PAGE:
"This is an alternative to financing them strictly in the banking market," said Arca.
A vessel with a history in these deals is arguably a strength, but age can have a downside as well. In the case of Lancer, the 33-year-old ship has an excellent operating history, with a 96% uptime record - a salient advantage as Petrobras pays nothing to a drill ship that is idle, although there are cushions against extended downtime. On the other hand, being long in the tooth might raise questions that a vessel's best years are behind it, a point addressed by Nomura during the roadshow.
"We showed investors a study that [concluded] it would have at least 12 more years of useful life as a drill ship, and also show them the state of the technology onboard," Vigne said. Tecnitas, a maritime-focused unit of the international group Bureau Veritas, ran the study.
In the event the operator goes under, there are a few outcomes where the deal survives or gets paid down. Fitch's Costa explains: "Should Schahin Engenharia no longer be able to operate the vessel, there are three possible scenarios. Scenario one is where Petrobras doesn't tear up the charter agreement and the transaction hires another operator for the vessel. Scenario two is Petrobras tears up the charter agreement and the transaction releases the vessel to another oil company. Scenario three is selling the vessel and prepaying investors with the proceeds."
Costa added that the 1.25x average DSCR should cover potential increased operating fees or lower charter day rates - the payment from Petrobras for use of the vessel - in case of scenarios one and two. Regarding scenario three, he said the 60% loan-to-value ratio at issuance and a quick pace of deleverage should be enough to handle outstanding principal, even in the event that the value of the vessel markedly drops.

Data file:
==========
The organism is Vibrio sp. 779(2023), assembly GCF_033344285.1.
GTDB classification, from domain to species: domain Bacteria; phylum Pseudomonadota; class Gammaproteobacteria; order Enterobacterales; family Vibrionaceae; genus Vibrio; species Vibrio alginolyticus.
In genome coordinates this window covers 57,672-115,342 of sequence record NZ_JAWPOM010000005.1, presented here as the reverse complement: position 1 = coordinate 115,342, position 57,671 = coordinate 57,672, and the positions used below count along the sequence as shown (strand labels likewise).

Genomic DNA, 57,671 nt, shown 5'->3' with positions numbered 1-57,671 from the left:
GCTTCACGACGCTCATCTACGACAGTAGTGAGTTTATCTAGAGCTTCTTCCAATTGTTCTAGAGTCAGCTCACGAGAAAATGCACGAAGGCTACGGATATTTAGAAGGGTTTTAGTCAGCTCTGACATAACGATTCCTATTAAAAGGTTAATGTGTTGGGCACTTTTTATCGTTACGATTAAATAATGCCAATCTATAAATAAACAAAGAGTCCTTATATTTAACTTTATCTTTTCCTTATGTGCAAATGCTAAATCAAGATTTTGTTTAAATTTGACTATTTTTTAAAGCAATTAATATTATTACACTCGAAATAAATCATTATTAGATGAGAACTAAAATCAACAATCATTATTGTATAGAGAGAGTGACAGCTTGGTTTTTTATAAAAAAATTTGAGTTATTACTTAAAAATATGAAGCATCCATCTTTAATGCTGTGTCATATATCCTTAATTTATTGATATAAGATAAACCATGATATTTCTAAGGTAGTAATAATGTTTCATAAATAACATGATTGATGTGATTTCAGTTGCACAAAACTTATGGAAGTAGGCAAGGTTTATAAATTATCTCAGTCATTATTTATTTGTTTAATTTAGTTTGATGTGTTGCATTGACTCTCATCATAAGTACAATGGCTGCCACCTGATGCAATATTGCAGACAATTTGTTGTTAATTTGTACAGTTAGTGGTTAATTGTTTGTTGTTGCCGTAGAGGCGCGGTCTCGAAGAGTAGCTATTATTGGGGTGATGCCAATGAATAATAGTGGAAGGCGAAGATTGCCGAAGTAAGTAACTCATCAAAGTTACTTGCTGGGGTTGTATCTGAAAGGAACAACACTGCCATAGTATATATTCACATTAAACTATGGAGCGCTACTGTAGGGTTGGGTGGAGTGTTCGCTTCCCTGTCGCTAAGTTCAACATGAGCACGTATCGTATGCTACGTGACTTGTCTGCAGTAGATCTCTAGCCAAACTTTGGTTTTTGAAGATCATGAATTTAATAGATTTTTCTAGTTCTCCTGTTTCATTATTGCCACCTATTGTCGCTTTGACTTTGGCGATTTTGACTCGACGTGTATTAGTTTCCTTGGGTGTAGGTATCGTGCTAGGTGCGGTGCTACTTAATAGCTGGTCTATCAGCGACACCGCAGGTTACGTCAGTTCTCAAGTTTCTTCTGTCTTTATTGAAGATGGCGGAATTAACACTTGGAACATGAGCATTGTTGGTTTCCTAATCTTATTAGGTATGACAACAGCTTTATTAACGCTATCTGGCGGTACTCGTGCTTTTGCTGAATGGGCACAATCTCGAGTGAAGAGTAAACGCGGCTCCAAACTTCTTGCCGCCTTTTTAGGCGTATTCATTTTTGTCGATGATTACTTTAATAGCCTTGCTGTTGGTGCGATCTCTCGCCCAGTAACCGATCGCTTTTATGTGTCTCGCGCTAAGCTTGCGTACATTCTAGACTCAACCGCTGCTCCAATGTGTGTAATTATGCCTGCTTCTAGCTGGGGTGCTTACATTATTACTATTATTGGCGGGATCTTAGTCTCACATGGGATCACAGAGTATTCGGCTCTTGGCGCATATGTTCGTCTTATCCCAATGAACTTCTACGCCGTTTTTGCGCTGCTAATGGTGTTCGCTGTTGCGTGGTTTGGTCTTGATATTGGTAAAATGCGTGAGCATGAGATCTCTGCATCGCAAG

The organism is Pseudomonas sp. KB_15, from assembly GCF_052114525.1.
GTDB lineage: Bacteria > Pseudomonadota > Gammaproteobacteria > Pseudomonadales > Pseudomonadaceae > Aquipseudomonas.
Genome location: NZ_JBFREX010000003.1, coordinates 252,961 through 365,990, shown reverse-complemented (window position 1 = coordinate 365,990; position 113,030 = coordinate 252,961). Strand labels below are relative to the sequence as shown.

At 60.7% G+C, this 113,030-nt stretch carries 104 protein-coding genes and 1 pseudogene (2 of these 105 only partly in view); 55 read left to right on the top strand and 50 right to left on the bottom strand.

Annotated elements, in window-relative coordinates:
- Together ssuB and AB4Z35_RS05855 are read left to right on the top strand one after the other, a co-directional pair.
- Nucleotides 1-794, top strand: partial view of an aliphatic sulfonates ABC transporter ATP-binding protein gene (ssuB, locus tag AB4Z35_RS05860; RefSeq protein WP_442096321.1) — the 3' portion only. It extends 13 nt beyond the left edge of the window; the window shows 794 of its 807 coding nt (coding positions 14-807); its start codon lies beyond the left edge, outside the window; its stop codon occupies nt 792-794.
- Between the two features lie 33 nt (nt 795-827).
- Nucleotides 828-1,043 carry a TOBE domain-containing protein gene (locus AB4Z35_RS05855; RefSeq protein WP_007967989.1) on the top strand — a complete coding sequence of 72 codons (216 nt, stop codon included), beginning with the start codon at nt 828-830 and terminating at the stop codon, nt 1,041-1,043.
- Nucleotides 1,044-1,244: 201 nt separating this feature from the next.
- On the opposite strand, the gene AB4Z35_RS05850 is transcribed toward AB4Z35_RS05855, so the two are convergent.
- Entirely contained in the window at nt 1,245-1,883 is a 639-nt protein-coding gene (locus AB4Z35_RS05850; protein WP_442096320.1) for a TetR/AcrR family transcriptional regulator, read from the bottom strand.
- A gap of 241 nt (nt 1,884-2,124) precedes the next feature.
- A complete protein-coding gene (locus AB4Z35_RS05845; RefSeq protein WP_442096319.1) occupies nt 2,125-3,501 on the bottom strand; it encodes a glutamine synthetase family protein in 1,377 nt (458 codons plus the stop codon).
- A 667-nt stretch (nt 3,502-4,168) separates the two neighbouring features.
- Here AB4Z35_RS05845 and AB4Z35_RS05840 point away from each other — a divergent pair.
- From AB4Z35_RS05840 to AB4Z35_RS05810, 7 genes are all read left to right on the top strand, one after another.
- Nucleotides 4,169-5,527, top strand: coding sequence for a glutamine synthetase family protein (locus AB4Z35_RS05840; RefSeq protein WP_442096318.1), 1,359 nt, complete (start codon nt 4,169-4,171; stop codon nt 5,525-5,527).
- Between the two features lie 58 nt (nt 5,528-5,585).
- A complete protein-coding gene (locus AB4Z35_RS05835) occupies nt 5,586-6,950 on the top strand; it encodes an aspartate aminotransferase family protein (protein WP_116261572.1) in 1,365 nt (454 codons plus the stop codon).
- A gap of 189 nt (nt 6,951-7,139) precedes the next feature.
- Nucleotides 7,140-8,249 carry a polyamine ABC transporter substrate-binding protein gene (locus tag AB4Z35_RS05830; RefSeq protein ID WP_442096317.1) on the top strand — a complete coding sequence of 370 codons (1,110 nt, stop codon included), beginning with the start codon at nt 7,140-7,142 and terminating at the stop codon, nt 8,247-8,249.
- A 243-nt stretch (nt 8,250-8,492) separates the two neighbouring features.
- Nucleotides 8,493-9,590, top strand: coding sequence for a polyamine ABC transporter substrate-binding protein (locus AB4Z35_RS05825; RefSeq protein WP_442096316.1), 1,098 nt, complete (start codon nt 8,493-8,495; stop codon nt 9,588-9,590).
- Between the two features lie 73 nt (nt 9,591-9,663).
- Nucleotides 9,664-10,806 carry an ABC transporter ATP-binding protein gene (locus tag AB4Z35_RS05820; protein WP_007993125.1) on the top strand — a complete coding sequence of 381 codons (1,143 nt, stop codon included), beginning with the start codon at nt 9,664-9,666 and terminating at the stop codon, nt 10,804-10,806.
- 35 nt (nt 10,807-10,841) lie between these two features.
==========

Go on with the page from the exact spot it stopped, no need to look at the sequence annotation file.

While existing vessels could be employed in this manner to finance construction, it is obviously trickier to use a future charter agreement with a ship in construction, especially ones that are not as close to completion as those in the Odebrecht transaction. Vigne said, however, that a guarantee to the constructor might be enough to get over the hurdle of completion risk. The Export-Import Bank of Korea, for instance, provides performance bonds for the construction of ships. "If you have the right guarantee, you can make the deal in the capital market," Vigne said.
While drill ship construction has historically been the province of Asian builders and operators in other parts of the globe could use the financing, the particularities of Lancer's structure may make it an exercise that is primarily, if not uniquely, Brazilian.
The long-term contract that Petrobras signs with its operators is the crucial difference with many other players across the globe, sources said. Oil companies in Asia, for instance, tend to work under two- to three-year contracts. For a deal of this nature to work, five is the minimum, sources said. Also, having a fixed day rate for the life of a charter contract is rare. The fact that this is a standard feature of a Petrobras contract makes it eminently securitizable.
Among the Brazilian company's larger Latin American peers, Petroleos Mexicanos' contracts have more "outs," and the Mexican producer does not have the kind of deep sea deposits that would lend themselves to the same financing needs or structural features.
One particular challenge that Nomura faced with the 144A crowd that may fade away for future deals was the still-strong memory of the recent spill in the Gulf and the resulting moratorium on deepwater drilling for oil and gas in the U.S. Brazil, Vigne argued, is an entirely different animal. "This was confirmed by Petrobras' share offering last month," Vigne said, referring to the $70 billion issue that hit a record for a corporate equity offerings. "The issue was done to exploit deep sea oil. It showed there was a government willingness to go for that oil."
On Oct. 12, the U.S. Department of Interior lifted the ban on deepwater drilling for oil and gas that had been put in place in May after the blowout in BP's Deepwater Horizon rig resulted in nearly three months of a torrential spill. Operators in the Gulf are unlikely to resume operations quickly as they now face tighter rules, such as proving they have the resources to promptly contain a spill.